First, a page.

Each year our family celebrates the highest of holy days to honor Jewish traditions. As non-observant Jews we have creatively invented our own ways to pay respects to the customs and struggles of the Jewish people. As there are many holidays throughout the year which does call for observance and Synagogue attendance, we select those very few that highlight the most important aspects of Judaism. Going to Temple is rarely or truthfully, never involved. We gather our family and observe with festive, and appropriate culinary foods associated with the respective holiday.
Passover is one of those holidays that require family gathering and specific foods save leavened breads and grains. Our family enjoyed years of Seders together, weathering familial storms, new additions, some good, some not so good, and of course the sadness of those who have departed. So, with the happy compilation of guests and foods and celebratory nature of these dinners came complication and judgments and breath holding….
The high holy day holidays were usually held at my parents’ home on Long Island. They had a beautiful home, large enough to accommodate 15-20 people seated. Their property is set off the main road and heavily wooded. At darkness, it appears ominous as the bare tree limbs cast shadows that create a haunting affect during autumn, the time of this particular celebration.
This Passover Seder created a new brand of dismay. In attendance was my young nephew, Joshua, 10. He was a sensitive child that brandished a roller coaster of emotional behaviors causing a level of concern. Why we picked Joshua to be our special recipient of our “family fun” is beyond rationale. We would come to regret this forever.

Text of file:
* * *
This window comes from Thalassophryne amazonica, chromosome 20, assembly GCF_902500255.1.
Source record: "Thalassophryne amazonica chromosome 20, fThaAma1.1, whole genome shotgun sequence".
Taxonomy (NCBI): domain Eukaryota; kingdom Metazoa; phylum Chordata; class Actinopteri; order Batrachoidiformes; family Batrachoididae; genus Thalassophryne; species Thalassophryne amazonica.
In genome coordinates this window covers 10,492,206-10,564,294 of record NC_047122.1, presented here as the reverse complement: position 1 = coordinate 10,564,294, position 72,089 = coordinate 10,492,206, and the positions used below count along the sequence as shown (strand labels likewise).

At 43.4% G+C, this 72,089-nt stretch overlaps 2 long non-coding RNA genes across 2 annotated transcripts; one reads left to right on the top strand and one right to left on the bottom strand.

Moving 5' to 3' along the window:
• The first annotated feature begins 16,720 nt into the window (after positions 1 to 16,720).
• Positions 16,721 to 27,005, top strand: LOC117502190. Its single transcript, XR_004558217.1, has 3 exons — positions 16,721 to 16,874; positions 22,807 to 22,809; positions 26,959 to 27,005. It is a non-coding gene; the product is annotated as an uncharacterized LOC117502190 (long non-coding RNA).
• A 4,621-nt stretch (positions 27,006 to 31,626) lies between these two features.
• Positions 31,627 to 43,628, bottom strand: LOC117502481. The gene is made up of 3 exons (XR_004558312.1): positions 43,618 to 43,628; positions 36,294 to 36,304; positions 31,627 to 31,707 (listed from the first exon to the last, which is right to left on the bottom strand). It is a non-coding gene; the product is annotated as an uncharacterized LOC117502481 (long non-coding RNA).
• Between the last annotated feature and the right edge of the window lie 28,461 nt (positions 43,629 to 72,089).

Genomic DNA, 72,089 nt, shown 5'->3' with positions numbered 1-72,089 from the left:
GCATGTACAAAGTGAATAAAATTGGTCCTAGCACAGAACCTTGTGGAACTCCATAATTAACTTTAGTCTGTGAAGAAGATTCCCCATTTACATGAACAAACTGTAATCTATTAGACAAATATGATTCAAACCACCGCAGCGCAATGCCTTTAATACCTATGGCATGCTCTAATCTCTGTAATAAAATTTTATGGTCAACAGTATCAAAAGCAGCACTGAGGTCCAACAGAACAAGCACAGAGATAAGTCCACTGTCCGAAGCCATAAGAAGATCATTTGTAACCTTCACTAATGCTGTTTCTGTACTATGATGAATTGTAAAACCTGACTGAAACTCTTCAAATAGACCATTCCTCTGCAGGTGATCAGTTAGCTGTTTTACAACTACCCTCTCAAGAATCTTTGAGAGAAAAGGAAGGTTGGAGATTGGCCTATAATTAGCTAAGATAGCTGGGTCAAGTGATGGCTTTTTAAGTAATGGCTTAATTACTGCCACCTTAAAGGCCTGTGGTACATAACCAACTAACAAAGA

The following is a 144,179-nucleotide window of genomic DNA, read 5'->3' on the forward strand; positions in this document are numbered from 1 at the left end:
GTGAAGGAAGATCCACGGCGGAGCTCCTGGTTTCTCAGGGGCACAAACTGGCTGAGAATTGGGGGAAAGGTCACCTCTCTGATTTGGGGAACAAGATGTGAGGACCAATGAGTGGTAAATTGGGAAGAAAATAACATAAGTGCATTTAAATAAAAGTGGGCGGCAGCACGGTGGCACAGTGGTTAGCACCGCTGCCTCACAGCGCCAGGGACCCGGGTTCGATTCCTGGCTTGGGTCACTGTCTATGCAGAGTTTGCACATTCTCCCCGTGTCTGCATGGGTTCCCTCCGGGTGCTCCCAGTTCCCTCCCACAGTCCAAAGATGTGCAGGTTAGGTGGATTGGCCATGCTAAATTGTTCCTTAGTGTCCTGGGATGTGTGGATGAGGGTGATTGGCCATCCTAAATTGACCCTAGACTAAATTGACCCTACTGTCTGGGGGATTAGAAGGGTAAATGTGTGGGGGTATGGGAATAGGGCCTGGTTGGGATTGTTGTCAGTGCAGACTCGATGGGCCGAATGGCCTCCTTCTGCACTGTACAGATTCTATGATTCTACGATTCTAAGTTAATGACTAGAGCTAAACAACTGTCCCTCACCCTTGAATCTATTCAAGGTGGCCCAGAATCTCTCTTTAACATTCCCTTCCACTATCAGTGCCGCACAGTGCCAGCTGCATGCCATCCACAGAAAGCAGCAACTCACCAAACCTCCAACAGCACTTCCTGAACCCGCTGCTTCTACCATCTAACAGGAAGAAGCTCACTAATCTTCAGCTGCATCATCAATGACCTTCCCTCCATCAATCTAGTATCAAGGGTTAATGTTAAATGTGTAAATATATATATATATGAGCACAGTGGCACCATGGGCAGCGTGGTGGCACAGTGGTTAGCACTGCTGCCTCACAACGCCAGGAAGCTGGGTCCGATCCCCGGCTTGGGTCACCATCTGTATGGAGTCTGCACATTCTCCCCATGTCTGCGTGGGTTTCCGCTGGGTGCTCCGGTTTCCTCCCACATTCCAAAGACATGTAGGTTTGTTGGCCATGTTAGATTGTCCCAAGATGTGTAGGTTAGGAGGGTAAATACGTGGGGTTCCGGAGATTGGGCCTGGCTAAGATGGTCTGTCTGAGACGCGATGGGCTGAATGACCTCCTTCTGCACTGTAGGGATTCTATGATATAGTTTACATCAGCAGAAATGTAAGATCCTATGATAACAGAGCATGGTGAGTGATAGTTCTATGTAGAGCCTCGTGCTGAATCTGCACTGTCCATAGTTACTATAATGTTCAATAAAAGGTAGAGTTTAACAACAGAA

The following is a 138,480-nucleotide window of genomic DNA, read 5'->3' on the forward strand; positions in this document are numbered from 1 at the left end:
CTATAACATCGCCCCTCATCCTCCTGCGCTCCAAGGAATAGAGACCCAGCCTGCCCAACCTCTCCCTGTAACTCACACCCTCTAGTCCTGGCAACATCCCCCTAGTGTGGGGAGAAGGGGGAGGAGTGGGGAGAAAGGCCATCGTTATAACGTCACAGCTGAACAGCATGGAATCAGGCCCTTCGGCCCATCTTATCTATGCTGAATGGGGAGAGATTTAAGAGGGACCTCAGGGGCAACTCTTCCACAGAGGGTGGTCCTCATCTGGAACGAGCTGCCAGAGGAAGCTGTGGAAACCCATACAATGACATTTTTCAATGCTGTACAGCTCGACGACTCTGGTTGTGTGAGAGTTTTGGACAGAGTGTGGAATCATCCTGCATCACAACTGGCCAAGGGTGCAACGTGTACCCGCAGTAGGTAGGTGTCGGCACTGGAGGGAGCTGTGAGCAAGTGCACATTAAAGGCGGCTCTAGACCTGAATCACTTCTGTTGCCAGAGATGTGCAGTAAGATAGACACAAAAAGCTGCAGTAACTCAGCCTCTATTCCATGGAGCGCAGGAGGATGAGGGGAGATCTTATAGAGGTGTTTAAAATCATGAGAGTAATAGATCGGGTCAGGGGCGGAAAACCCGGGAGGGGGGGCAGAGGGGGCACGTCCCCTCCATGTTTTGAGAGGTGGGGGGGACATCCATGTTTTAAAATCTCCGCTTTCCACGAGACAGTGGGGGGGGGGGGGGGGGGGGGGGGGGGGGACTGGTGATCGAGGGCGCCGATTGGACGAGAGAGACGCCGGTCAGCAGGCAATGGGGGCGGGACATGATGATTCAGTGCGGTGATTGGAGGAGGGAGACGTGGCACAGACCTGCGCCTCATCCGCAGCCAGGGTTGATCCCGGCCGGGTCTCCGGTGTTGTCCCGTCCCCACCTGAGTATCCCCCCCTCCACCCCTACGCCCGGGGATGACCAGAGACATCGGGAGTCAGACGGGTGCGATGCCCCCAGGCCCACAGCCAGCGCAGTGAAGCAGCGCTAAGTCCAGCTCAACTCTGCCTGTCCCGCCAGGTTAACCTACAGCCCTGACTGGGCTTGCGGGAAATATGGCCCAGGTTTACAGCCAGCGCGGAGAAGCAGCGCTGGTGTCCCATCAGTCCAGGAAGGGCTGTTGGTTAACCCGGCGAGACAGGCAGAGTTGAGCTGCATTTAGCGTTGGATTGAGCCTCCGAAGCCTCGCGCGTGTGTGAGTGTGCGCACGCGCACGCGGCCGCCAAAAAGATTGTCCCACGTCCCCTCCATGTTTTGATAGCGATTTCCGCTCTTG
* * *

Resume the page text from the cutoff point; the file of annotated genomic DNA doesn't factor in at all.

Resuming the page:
Passover commemorates the freeing of Israelites from Slavery in Egypt as explained in the book of Exodus. The themes of springtime, a Jewish homeland, family, remembrance of history, social justice and freedom are all aspects of this holiday. A prophet known as Elijah was said to be a heavenly messenger sent to earth to combat injustices. He was kind, and magical and was known to bring cures to dying children or punish misers. It is believed that on Passover, Elijah makes his way to each Seder. A glass of wine is left on the table undisturbed in anticipation of his arrival.
In addition to the traditional game of hiding the matzoh for children to recover, a few of us decided to add another element to this festive holiday. We thought it would be humorous if Elijah actually arrived.
My husband is a techy kind of person who loves to problem solve especially issues that involve electronic devices. We thought we were so clever as we devised a plan to bring Elijah to life. My dad, my husband and I, convened secretly and conjured up a plan. We were so caught up in the plan that we failed to think beyond the moment of execution. Excitedly we schemed and laughed expressing to each other how great this was going to be.
We set out to create the illusion. We wired the doorbell connection to a wire hidden under the dinner table. It was rigged as a button to be pushed by foot.